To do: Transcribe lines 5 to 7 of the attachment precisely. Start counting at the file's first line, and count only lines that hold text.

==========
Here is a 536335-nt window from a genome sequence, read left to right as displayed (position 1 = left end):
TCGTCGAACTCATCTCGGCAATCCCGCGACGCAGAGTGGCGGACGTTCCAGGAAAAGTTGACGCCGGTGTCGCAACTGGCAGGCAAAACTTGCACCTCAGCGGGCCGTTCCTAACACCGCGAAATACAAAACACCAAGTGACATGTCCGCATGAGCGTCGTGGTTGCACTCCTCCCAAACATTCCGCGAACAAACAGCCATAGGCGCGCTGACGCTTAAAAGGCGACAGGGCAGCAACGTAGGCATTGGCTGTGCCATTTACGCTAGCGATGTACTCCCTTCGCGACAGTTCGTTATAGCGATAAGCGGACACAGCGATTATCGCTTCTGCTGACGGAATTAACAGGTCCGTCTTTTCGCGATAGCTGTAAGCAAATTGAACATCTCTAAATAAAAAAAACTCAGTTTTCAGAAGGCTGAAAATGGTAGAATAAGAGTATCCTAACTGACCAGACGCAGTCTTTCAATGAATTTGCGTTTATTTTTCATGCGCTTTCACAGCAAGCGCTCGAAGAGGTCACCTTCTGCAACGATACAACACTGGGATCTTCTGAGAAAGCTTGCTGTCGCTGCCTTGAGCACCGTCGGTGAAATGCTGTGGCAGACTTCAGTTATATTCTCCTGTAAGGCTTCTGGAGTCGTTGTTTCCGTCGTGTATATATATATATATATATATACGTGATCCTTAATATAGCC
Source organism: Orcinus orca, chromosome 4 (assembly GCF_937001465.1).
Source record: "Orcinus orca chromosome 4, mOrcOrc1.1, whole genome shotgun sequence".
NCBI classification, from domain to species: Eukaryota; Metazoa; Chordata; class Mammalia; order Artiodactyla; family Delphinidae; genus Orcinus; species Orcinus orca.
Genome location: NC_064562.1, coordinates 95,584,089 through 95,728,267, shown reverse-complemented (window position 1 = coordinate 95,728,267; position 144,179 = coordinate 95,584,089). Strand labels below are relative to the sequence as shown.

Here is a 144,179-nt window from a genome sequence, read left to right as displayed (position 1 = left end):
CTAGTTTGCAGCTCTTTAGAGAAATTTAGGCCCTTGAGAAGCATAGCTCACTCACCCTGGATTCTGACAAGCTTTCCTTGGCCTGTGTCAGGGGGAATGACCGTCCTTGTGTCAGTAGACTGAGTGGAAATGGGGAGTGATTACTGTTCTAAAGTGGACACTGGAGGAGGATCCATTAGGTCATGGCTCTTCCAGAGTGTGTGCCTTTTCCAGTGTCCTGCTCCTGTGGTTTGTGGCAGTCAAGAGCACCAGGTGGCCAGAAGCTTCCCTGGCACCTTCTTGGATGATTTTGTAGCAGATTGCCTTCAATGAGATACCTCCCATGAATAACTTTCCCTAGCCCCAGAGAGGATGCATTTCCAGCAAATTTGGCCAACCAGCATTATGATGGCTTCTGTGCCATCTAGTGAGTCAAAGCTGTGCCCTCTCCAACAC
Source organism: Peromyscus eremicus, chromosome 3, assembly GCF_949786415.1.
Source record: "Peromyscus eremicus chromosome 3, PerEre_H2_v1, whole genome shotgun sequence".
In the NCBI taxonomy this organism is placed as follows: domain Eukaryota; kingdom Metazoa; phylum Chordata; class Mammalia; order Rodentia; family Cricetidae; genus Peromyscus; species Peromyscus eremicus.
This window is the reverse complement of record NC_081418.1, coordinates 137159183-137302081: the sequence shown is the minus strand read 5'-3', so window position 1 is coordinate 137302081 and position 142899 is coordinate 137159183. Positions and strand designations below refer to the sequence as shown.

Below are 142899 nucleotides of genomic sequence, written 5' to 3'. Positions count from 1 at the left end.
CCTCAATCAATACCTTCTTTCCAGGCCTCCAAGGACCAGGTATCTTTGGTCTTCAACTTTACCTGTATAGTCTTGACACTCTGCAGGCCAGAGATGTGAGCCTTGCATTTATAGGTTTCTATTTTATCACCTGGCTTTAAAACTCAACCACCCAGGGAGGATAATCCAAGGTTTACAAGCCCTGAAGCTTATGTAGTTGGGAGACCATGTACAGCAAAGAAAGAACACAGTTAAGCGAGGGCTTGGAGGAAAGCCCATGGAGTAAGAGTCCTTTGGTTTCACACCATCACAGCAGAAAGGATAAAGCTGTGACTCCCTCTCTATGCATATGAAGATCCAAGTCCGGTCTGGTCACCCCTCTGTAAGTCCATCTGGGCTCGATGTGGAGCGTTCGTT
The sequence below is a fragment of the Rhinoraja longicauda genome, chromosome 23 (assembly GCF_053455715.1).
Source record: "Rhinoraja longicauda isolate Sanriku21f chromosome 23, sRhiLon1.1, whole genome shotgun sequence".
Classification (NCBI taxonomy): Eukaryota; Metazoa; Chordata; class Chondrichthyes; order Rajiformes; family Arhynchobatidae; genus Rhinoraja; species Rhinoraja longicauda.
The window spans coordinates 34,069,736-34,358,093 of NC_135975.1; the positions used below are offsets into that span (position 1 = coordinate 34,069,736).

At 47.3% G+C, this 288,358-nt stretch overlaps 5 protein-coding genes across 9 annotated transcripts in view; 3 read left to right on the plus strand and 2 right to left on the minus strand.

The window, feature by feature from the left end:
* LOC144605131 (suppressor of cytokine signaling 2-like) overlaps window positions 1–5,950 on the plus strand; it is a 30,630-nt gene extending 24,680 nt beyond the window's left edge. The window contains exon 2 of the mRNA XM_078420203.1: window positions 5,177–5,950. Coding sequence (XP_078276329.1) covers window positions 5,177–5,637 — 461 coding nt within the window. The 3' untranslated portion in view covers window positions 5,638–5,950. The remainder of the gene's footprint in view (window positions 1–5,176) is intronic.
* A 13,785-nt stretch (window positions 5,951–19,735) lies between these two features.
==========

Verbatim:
NCBI classification, from domain to species: Eukaryota; Metazoa; Chordata; class Mammalia; order Artiodactyla; family Delphinidae; genus Orcinus; species Orcinus orca.
Genome location: NC_064562.1, coordinates 95,584,089 through 95,728,267, shown reverse-complemented (window position 1 = coordinate 95,728,267; position 144,179 = coordinate 95,584,089). Strand labels below are relative to the sequence as shown.

Here is a 144,179-nt window from a genome sequence, read left to right as displayed (position 1 = left end):